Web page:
9. Slugger says:

    In my dotage, I have reread a lot of books that I read when young, and It is interesting to me how my viewpoint has changed. Huck Finn has improved, Dickens is melodrama with little merit, Moby Dick is very exciting even the cetology bits, and Steinbeck is too preachy. I did not care for Mockingbird which I read when I was seventeen. The moral dilemma was too pat and Atticus was too one-dimensionally pure. I understand that it was from Scout’s point of view, but the whole thing was too lacking in depth. Did I miss something?

  10. Gustopher says:

    She’s just trying to cash in on all the Hunger Games: Mockingjay hype.

  11. Is Harper Lee a patriarchal rape apologist? It’s a story about a defense attorney who tries to get a man acquitted of rape by putting the victim on trial.

  12. michael reynolds says:

    The really important question is: who’s got the rights? Who is our next Gregory Peck in the wings? And please, God, let there be a South Park version in the fullness of time.

  13. Neil Hudelson says:

    I read an article not 2 months ago about Harper Lee’s reclusivity, and the role her sister (and lawyer) played in keeping her privacy secure. The article came out upon the death of her sister, and raised questions about her whether her new lawyer had her best interests in mind. I wish I could find that article now.

    Jezebel had the same thoughts.

    An interesting read: http://jezebel.com/be-suspicious-of-the-new-harper-lee-novel-1683488258

  14. Tyrell says:

    Strange indeed, after all these years.

  15. CSK says:

    @Neil Hudelson:

    Thanks for the link; that was interesting. This story is getting increasingly hinky. I find it very hard to believe that Lee just abandoned the book, particularly after having written 304 pages of it. ( I can swear I read some place–not recently–that she claimed TKAM was the only book she ever wrote.) Given the success of TKAM, she must have been urged by her editor to go back and complete what would have been the sequel. And it sounds as if she did. Or perhaps someone else did. Or perhaps Lee didn’t write any of it.

    I don’t know. This makes no sense on the face of it.

  16. Mikey says:

    @Slugger: I never read it in school–didn’t read it until I was in my 40s. As far as the story, it was probably quite novel (no pun intended…) when first published, but not so much today.

    What I really liked was the writing itself. It’s hard to explain exactly what it is, maybe Lee’s way of putting a sentence together or creating a metaphor, but whatever it is made the book very enjoyable for me. There were a few times I’d get my wife’s attention and read a sentence to her because I thought it was just so wonderfully written.

  17. PD Shaw says:

    @Stormy Dragon: Bah, challenging the state’s evidence is always part of the job. Putting the accused on the stand, with the risk that he’ll say something regrettable, is like passing on 2nd and goal from the one-yard line. Well not exactly, but it seems like Atticus was playing it up for the movie rights.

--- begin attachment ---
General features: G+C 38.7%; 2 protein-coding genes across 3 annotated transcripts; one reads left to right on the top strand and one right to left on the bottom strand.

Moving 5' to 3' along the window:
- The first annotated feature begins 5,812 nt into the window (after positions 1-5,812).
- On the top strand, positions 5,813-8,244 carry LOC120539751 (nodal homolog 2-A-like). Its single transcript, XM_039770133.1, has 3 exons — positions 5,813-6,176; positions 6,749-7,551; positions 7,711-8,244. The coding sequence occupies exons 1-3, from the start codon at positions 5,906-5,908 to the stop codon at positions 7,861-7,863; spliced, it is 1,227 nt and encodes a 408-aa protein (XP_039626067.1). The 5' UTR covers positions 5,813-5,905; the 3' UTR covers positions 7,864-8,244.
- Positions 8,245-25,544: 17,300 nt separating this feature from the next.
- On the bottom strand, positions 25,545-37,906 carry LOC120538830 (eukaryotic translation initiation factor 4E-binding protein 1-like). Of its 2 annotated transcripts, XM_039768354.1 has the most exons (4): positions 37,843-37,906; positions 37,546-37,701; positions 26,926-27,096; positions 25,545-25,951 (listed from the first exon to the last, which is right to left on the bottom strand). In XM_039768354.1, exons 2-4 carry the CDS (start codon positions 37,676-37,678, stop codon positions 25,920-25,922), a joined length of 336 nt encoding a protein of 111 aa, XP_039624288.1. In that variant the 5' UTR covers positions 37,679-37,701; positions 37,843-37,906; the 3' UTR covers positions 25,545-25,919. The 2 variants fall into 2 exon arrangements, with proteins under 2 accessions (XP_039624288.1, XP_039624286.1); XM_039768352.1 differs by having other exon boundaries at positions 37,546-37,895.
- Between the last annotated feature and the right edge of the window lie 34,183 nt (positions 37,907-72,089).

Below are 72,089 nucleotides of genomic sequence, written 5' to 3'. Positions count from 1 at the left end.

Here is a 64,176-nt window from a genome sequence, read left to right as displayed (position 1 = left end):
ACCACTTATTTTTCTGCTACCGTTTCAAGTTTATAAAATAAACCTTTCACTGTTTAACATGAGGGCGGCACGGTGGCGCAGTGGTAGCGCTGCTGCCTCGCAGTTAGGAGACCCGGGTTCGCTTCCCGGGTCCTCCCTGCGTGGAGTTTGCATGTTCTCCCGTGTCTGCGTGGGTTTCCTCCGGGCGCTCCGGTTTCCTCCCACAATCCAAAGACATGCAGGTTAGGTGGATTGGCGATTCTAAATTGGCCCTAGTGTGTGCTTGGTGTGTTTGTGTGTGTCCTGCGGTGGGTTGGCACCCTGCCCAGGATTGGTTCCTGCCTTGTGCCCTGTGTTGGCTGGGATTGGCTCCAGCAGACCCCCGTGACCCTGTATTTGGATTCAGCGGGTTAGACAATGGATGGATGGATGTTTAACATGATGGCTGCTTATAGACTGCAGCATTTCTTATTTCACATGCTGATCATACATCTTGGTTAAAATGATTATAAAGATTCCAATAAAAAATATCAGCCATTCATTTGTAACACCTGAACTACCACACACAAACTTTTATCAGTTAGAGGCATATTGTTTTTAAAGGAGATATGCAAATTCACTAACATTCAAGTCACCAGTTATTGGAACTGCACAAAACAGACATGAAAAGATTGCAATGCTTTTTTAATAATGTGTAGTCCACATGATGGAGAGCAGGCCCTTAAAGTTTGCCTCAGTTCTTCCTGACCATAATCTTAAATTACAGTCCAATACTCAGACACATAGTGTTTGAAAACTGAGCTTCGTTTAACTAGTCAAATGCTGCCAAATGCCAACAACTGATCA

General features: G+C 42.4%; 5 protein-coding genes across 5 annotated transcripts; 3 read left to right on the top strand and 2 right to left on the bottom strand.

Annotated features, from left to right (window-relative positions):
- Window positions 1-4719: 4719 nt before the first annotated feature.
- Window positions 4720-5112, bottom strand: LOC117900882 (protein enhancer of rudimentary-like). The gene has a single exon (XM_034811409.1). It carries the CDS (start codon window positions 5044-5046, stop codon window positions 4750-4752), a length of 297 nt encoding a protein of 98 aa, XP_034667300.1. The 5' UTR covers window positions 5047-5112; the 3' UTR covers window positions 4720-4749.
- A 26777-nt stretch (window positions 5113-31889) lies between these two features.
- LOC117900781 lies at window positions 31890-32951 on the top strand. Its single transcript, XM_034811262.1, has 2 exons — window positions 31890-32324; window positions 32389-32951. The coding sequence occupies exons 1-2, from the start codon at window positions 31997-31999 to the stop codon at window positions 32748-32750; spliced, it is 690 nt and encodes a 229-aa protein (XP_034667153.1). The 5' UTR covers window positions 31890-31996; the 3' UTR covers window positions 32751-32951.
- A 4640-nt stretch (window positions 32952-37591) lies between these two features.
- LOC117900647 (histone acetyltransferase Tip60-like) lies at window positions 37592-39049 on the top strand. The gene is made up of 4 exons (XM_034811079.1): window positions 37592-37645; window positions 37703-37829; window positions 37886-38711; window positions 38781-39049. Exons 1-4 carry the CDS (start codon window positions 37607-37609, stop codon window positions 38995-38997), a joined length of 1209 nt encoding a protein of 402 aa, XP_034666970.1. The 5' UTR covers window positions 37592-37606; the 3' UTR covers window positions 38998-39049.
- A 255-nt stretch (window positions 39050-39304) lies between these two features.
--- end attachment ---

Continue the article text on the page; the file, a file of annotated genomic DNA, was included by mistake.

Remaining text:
18. DrDaveT says:

    Sequel

    “You keep using that word. I do not think it means what you think it means.”

  19. CSK says:

    @DrDaveT:

    If this new book deals with a 20-years-older Scout Finch, and most of the other major characters from TKAM including Atticus, and is set in the same town, continuing Scout’s personal story, as it is described as doing, then it’s a sequel to the first book.

    What do you think a sequel is?

  20. michael reynolds says:

    @DrDaveT: @CSK:

    Excuse me for a moment, I believe this may require a couple of bong hits.

    . . .

    So, like, if you write a book, and then you write another book that happened before the first book, and then the first book gets published, like, later than the book even though it was written before that other book. . . What? Oh yeah: which time line rules? Is it the timeline inside the books? Or is it the timeline of the world of publishing? Or is it possible that time is just a flat circle?

    And have you ever looked at fallen leaves, man, I mean really looked?

  21. Mikey says:

    @michael reynolds:

    Or is it possible that time is just a flat circle?

    It’s actually just a big blob of wibbly-wobbly, timey-wimey…stuff.

  22. CSK says:

    @michael reynolds:

    Heavy, man, heavy.

  23. Grumpy Realist says:

    @CSK: oh, I can believe it, especially if you move a few times. I’m trying to figure out what happened to my MA thesis, which I’d like to get published. One of E.E. “doc” Smith’s books only survived because the manuscript had been held on to by a sub-editor.

  24. CSK says:

    @Grumpy Realist:

    It happens to me. It happens to you. It even happened to Doc Smith. But it doesn’t happen to Harper Lee, or Stephen King, or any other hot commodity. In this case, though, it seems to have been Lee who forgot the manuscript existed.

  25. Just 'nutha ig'rant cracker says:

    @CSK: Wow! Do any of you realize how many authors–particularly authors of literature-type stuff, as opposed to pulp novels–wrote only one or two books before the advent of mass-market bookselling in the late 70s or early 80s?

    The ratio of Harper Lees to John Steinbecks from that era may be as high as 10:1–maybe higher.

  26. Pinky says:

    To paraphrase Marge Simpson: “Published in 1960. Hmm. Murdered or not, that mockingbird must be long dead. That’s kind of a downer.”

  27. michael reynolds says:

    Incidentally, I’ve actually forgotten books I’ve published. I’ve only ever had two that didn’t sell, and I usually forget both of those. I couldn’t find a manuscript of either if you put a gun to my head. No clue.

  28. CSK says:

    @Just ‘nutha ig’rant cracker:

    Ah, yes. All those one-hit wonders like Fitzgerald, Hemingway, Faulkner, Twain, Melville, Hawthorne, Poe, Alcott, Wharton, Cather, Hurston, Cooper, Warren, James, Dreiser, McCullers, O’Connnor, Crane, Walker, Ford, Carver, Algren, Jones…

    Pulp fiction isn’t an invention of the late 1970s. It’s been around since before Gutenberg, in one form or another. Faulkner became a successful author in part because his paperback publisher put lurid covers on his books.

    What Lee did–write one book–is extremely unusual.
    r